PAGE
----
PROJECT UPDATE: CORONAVIRUS
Lockdown in spring brought its challenges to the way we deliver our art and art therapy workshops and so we trialled an online version of our workshops with Creative Youth Network for six weeks. The young people we worked with preferred to meet face-to-face and so we adapted our offer to create a reflective and engaging space for our colleagues at Creative Youth Network and The Basement. This has led to a training session tailored to the needs of these two organisations, and the planning of two Afghan Box Camera workshops in September 2020 to bring this particular project to a close.
Including analogue and digital, experimental and traditional photography, film/animation, outings, exhibitions and guest photographers, our year long Photography Project 2019-20 hereiamhereweare is taking place alongside Welcome Wednesdays at Creative Youth Network, The Station, Bristol.
Funders include the Quartet Community Foundation and individual donors.
Project team: Amy Wilson (photographer/art therapist) with Anna Kälin (photographer/artist) and Gabriela Bran (film/animator). Guest photographer: Farhad Berehman.
Background in Bristol
Art Refuge has had a base in Bristol since 2014 where we have been fortunate to work with a varied group of key partners and collaborators including Creative Young Network, The HOPE Virtual School, St Paul’s Darkroom, East Central Bristol Children’s Services, and Bristol Refugee Rights. In Bristol we have offered both closed art therapy spaces and open drop-in spaces and have been able to focus upon the potential of photography as a tool by which to help young refugees adjust to a new life in an unknown urban environment.
Perhaps most surprisingly has been the introduction of the Afghan Box Camera into our practise in Bristol supported by Iranian photographer Farhad Berehman. The camera allows us to create a mobile, miniature dark room that we can transport from location to location, enabling young people and budding photographers the chance to grasp for themselves the mechanics of photographic production in diverse and open spaces.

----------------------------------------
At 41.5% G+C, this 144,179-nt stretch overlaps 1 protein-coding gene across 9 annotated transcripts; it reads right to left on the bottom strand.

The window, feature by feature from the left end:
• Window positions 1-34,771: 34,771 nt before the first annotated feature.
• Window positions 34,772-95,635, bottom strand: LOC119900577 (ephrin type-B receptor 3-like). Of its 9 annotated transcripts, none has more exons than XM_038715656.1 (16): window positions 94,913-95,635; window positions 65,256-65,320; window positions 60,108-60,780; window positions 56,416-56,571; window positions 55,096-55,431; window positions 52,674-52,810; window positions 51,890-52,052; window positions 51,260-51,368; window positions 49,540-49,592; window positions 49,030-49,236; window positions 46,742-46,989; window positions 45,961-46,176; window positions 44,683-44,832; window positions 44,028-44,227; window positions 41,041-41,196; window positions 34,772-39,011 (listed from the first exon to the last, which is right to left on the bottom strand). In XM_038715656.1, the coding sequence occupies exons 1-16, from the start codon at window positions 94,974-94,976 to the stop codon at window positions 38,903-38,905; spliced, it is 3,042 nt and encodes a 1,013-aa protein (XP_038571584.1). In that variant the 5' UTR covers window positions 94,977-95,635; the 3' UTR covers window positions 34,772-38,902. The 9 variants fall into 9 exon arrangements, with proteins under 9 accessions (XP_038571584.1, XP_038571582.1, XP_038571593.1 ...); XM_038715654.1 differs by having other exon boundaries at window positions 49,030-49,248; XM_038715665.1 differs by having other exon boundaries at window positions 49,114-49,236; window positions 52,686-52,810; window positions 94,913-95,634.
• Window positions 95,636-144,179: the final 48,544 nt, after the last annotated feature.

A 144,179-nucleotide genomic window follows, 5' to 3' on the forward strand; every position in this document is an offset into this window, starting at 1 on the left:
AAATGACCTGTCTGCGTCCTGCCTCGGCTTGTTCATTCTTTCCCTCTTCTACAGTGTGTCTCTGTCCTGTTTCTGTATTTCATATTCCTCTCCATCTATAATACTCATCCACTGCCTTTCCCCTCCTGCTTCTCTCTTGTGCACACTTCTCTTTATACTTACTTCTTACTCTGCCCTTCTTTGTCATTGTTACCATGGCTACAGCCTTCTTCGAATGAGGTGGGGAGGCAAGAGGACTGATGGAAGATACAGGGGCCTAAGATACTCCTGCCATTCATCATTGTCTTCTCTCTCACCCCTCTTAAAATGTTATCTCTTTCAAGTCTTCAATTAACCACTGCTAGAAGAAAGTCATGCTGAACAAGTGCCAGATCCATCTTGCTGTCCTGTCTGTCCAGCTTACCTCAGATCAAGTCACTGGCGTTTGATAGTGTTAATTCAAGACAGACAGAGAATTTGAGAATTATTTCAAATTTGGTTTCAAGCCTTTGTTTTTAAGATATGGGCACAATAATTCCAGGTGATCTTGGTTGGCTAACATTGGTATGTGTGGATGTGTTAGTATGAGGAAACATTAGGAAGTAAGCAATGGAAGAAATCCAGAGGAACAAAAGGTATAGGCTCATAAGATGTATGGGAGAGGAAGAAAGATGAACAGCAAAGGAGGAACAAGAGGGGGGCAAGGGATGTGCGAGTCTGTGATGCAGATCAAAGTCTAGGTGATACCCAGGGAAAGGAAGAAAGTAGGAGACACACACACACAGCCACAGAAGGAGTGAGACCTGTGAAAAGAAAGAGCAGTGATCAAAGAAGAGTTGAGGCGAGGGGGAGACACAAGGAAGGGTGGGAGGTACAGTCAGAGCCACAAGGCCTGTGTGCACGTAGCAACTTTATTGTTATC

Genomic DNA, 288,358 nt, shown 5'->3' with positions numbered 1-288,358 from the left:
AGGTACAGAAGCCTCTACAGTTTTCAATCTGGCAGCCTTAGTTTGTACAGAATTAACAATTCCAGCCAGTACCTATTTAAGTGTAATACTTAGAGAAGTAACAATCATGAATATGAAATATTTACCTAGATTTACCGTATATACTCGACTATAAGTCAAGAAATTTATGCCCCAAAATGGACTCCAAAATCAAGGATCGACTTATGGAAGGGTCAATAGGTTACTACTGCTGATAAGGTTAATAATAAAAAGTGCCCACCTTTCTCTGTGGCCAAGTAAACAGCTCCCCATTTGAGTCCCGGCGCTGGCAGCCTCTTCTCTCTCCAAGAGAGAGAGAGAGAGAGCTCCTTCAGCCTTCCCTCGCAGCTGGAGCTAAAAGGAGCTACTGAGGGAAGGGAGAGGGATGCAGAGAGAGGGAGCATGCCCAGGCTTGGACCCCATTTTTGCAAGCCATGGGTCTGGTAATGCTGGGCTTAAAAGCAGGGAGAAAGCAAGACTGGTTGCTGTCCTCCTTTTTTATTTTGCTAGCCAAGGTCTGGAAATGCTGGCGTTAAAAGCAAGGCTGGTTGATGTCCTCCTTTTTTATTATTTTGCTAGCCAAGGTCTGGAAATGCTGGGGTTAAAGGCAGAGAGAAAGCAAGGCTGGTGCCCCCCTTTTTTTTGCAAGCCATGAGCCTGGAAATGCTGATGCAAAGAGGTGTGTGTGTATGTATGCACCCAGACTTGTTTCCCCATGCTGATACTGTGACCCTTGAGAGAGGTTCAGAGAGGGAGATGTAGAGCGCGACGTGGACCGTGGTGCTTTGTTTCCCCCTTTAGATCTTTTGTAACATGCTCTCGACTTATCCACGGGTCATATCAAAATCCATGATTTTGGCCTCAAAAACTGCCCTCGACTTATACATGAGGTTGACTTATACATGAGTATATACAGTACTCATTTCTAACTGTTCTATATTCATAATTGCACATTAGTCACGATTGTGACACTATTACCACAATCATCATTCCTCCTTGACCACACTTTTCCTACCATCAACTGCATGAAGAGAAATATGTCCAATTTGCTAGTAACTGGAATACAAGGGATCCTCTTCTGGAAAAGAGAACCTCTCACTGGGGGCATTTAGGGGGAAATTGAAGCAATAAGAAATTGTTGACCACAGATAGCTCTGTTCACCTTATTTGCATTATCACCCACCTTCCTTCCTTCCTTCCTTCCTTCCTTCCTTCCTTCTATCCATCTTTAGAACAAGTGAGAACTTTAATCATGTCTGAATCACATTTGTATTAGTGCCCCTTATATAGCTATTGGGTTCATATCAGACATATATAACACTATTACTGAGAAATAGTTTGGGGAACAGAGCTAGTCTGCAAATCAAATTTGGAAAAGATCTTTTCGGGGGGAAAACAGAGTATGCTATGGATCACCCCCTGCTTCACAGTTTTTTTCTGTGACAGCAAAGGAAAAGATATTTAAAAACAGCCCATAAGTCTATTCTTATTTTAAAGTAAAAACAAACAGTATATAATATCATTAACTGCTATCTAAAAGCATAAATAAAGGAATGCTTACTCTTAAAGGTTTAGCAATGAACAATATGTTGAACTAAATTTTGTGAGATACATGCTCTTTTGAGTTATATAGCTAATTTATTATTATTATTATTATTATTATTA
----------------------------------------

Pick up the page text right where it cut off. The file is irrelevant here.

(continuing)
Those accessing our groups in Bristol often originate from Afghanistan, Vietnam, Somalia, the Kurdish regions of Iraq, Iran and Syria, and non-Kurdish Syria. Since 2017 we have reached over 250 young refugees in the city directly, more than 600 people indirectly, and have supported around 25 foster carers due to our art therapy groups and photographic workshops, while our online campaigning activities regularly reach thousands within the general public.
Here's what young people have said about our art therapy groups .
'It's good here. You can express how you feel through art.’
'When I was given the opportunity to come here it was so good that I made friends here and it was so good that everything was getting easier and I was becoming happy again and I wanted to be coming every day if I could.’
'I like this picture because I have my friend with me in it...and it helps me memorise all of those moments.’
'I liked it, I enjoyed it because I didn't have friends and now I have friends from my own country. I'm happy now...I'm much happier than I was before.'
'I was not the kind of person who could draw art at all. I learned it here...and I have been really impressed with myself that I can do it.’
‘The group has helped me to express my feelings about missing my mother and father.’
'Everybody respected me here and everybody cared for me here.'
postponed until we can meet again in safer times
Art Refuge and Farhad Berahman decided to postpone the Afghan Box Camera workshops on the 18th and 19th September until we can meet safely.
For more information, and to put your name on the list for these workshops, please email